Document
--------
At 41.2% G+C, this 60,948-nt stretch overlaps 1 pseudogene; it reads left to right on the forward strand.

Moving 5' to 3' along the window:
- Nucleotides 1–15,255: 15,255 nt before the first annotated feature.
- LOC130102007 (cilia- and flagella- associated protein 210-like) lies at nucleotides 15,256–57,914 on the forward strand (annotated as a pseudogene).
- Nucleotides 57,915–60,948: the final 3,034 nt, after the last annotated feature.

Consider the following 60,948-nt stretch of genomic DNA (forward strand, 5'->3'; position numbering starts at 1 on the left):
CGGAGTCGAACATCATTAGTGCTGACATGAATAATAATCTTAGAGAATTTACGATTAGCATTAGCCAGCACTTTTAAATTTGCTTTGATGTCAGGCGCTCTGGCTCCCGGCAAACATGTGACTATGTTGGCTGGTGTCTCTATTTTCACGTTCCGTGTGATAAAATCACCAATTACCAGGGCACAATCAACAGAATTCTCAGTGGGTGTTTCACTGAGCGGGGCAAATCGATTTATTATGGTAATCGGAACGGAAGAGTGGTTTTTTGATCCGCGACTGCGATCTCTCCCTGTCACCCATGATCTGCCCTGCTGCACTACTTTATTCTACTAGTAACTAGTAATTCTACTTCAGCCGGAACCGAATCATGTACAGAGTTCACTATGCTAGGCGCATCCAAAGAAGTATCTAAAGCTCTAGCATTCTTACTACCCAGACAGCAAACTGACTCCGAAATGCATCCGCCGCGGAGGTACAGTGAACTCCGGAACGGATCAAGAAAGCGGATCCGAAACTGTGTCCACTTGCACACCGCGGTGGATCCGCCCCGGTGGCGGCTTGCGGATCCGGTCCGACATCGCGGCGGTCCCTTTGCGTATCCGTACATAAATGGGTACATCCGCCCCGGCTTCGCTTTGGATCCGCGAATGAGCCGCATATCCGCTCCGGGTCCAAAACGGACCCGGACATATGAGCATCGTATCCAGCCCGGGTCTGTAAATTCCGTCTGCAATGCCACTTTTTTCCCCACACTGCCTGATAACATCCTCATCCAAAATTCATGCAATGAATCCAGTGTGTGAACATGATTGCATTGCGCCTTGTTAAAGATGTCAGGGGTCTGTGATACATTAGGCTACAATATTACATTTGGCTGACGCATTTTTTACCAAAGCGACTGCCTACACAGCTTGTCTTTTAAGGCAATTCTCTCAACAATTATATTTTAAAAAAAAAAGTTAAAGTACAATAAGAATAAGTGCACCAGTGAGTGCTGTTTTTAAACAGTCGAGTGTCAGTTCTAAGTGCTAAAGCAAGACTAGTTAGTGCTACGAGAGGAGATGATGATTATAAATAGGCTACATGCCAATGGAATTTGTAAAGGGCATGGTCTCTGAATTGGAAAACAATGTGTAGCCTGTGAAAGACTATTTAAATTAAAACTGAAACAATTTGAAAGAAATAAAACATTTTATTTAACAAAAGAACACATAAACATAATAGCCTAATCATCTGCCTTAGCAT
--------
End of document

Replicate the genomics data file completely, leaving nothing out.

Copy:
At 41.2% G+C, this 60,948-nt stretch overlaps 1 pseudogene; it reads left to right on the forward strand.

Moving 5' to 3' along the window:
- Nucleotides 1–15,255: 15,255 nt before the first annotated feature.
- LOC130102007 (cilia- and flagella- associated protein 210-like) lies at nucleotides 15,256–57,914 on the forward strand (annotated as a pseudogene).
- Nucleotides 57,915–60,948: the final 3,034 nt, after the last annotated feature.

Consider the following 60,948-nt stretch of genomic DNA (forward strand, 5'->3'; position numbering starts at 1 on the left):
CGGAGTCGAACATCATTAGTGCTGACATGAATAATAATCTTAGAGAATTTACGATTAGCATTAGCCAGCACTTTTAAATTTGCTTTGATGTCAGGCGCTCTGGCTCCCGGCAAACATGTGACTATGTTGGCTGGTGTCTCTATTTTCACGTTCCGTGTGATAAAATCACCAATTACCAGGGCACAATCAACAGAATTCTCAGTGGGTGTTTCACTGAGCGGGGCAAATCGATTTATTATGGTAATCGGAACGGAAGAGTGGTTTTTTGATCCGCGACTGCGATCTCTCCCTGTCACCCATGATCTGCCCTGCTGCACTACTTTATTCTACTAGTAACTAGTAATTCTACTTCAGCCGGAACCGAATCATGTACAGAGTTCACTATGCTAGGCGCATCCAAAGAAGTATCTAAAGCTCTAGCATTCTTACTACCCAGACAGCAAACTGACTCCGAAATGCATCCGCCGCGGAGGTACAGTGAACTCCGGAACGGATCAAGAAAGCGGATCCGAAACTGTGTCCACTTGCACACCGCGGTGGATCCGCCCCGGTGGCGGCTTGCGGATCCGGTCCGACATCGCGGCGGTCCCTTTGCGTATCCGTACATAAATGGGTACATCCGCCCCGGCTTCGCTTTGGATCCGCGAATGAGCCGCATATCCGCTCCGGGTCCAAAACGGACCCGGACATATGAGCATCGTATCCAGCCCGGGTCTGTAAATTCCGTCTGCAATGCCACTTTTTTCCCCACACTGCCTGATAACATCCTCATCCAAAATTCATGCAATGAATCCAGTGTGTGAACATGATTGCATTGCGCCTTGTTAAAGATGTCAGGGGTCTGTGATACATTAGGCTACAATATTACATTTGGCTGACGCATTTTTTACCAAAGCGACTGCCTACACAGCTTGTCTTTTAAGGCAATTCTCTCAACAATTATATTTTAAAAAAAAAAGTTAAAGTACAATAAGAATAAGTGCACCAGTGAGTGCTGTTTTTAAACAGTCGAGTGTCAGTTCTAAGTGCTAAAGCAAGACTAGTTAGTGCTACGAGAGGAGATGATGATTATAAATAGGCTACATGCCAATGGAATTTGTAAAGGGCATGGTCTCTGAATTGGAAAACAATGTGTAGCCTGTGAAAGACTATTTAAATTAAAACTGAAACAATTTGAAAGAAATAAAACATTTTATTTAACAAAAGAACACATAAACATAATAGCCTAATCATCTGCCTTAGCAT